Jan Kaplický

Zaha Hadid has also unveiled two astonishing new projects. One is an extension of the Port Authority in Antwerp: 

--Images courtesy Building.

But her new library in Vienna literally made me moan out loud in architectural ecstasy:

--Images courtesy Architectural Record.
Holy crap is that gorgeous.  Seriously, this woman is some kind of crazy genius. First, I want to have her over for a glass of wine and play her some music. Then I want to interview her for Architextures. And of course it's my dream to design and build my own revolutionary weekend house on the southern side of a mountain about an hour or so north of New York City. But my third home, let's say maybe outside London or Berlin, will definitely have to be designed by Hadid, I don't care how much she charges me.

Lastly, the Municipal Art Society has been talking quite a bit about what's going to happen to Coney Island.  One group of designs was offered up by Columbia architecture student Eduardo McIntosh:

He calls this "Parasitic Architecture." The idea is that these flexible units would sort of attach onto and grow out of the Coney Island piers to provide living and retail spaces as needed. 
I don't think I've ever seen anything quite like this before. Not as much conceptually, it's clearly evolved to some degree from Archigram, but his aesthetic is fantastic. It blurs the distinctions between architecture and large machinery, something I've long been fascinated by, and yet it feels somehow biological at the same time. It's truly a state-of-the-art approach to architectural design. I am convinced McIntosh is very much going to be someone to watch in the coming decades.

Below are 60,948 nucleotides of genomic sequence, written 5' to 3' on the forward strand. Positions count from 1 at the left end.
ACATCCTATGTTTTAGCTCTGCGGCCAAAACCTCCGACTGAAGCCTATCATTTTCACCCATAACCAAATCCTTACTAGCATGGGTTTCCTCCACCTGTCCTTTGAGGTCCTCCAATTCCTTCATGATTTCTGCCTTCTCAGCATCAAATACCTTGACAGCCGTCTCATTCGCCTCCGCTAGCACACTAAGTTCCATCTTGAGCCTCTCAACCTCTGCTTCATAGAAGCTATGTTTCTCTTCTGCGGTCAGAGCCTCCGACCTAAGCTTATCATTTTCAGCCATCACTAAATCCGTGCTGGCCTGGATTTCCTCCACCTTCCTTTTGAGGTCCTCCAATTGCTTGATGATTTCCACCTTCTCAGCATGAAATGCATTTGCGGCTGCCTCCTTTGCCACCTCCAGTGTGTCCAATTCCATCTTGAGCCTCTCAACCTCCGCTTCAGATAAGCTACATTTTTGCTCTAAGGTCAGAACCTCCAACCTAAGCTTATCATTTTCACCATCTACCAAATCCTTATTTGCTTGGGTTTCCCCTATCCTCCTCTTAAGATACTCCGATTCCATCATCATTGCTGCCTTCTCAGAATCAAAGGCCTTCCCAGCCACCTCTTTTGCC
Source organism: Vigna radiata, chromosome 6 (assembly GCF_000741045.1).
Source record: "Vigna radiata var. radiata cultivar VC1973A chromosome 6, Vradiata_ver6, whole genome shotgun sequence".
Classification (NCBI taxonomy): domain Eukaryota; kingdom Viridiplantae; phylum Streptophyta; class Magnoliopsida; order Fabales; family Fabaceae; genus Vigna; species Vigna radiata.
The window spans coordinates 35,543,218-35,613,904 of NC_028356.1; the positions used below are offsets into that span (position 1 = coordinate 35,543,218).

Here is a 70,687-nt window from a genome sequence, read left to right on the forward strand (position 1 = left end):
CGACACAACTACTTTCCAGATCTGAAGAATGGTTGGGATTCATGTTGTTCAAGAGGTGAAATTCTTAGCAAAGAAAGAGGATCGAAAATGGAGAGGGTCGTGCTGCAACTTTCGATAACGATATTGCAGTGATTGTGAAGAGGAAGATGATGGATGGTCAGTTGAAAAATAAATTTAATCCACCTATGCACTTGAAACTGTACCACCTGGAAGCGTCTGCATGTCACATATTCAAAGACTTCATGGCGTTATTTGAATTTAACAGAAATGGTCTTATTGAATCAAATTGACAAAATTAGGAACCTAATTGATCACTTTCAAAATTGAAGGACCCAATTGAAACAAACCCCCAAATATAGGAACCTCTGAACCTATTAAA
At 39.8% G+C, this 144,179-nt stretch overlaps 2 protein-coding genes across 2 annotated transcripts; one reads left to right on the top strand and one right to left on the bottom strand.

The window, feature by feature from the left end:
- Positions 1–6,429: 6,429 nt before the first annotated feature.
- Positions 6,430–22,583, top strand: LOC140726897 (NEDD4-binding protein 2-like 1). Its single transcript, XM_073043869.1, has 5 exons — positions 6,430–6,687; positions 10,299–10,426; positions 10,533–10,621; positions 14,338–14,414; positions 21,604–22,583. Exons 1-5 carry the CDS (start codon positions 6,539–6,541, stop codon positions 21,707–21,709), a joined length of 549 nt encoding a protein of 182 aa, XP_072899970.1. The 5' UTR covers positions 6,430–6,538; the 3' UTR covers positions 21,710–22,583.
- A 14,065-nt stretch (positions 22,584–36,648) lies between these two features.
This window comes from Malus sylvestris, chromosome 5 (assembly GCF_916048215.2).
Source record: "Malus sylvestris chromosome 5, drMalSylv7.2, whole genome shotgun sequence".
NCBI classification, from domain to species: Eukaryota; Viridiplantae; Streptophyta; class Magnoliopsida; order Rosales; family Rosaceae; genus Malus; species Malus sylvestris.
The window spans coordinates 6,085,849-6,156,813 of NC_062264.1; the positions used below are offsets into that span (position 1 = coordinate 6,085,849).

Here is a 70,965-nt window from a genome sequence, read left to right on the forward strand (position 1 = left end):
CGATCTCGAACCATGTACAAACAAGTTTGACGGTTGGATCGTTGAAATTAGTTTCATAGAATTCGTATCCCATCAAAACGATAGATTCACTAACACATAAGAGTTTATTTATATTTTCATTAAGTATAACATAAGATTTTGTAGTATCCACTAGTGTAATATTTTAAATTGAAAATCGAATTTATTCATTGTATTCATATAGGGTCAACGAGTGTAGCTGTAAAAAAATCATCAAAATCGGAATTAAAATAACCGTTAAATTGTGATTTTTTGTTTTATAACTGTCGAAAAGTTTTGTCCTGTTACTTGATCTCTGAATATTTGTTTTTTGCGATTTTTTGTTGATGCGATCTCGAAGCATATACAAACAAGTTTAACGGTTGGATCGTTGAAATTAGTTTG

©2009, Ryan Witte

Saturday, January 10, 2009

A Journey Begins

Through a number of books that recently reached the top of my reading list, I think I might be onto something big.  Something big concerning my understanding of violence against women, violence and destruction in art, violence as a cultural phenomenon, women in art, feminism in art and culture, and...just so many things.  It covers the entire twentieth century, actually.

I'm not going to reveal just yet how I came to find out about the Black Dahlia Murder, because it's such a deliciously great anecdote that deserves its own story.  Most people I talk to already know all about it, being all Goth and loving the dark stuff like serial killers as I do.  I had no idea, I'm shocked to reveal, and was fascinated.  

I've started with Exquisite Corpse--Surrealism and the Black Dahlia Murder by Mark Nelson and Sarah Bayliss.  It goes way past the 1930s and '40s, though, back to the nineteenth century's fascination with automata, to Cindy Sherman's use of anatomically correct dolls, performance art in so many forms, and so much between and beyond.  But related, I realized, is another acquisition from my reading list: Transforming a Rape Culture edited by Emilie Buchwald, et al.

I'm excited because I feel that I might really be onto something here, connecting so many disparate elements of my understanding of twentieth-century art and politics and culture all in one go.  Of course, I'll be reporting on it here.

Ryan Witte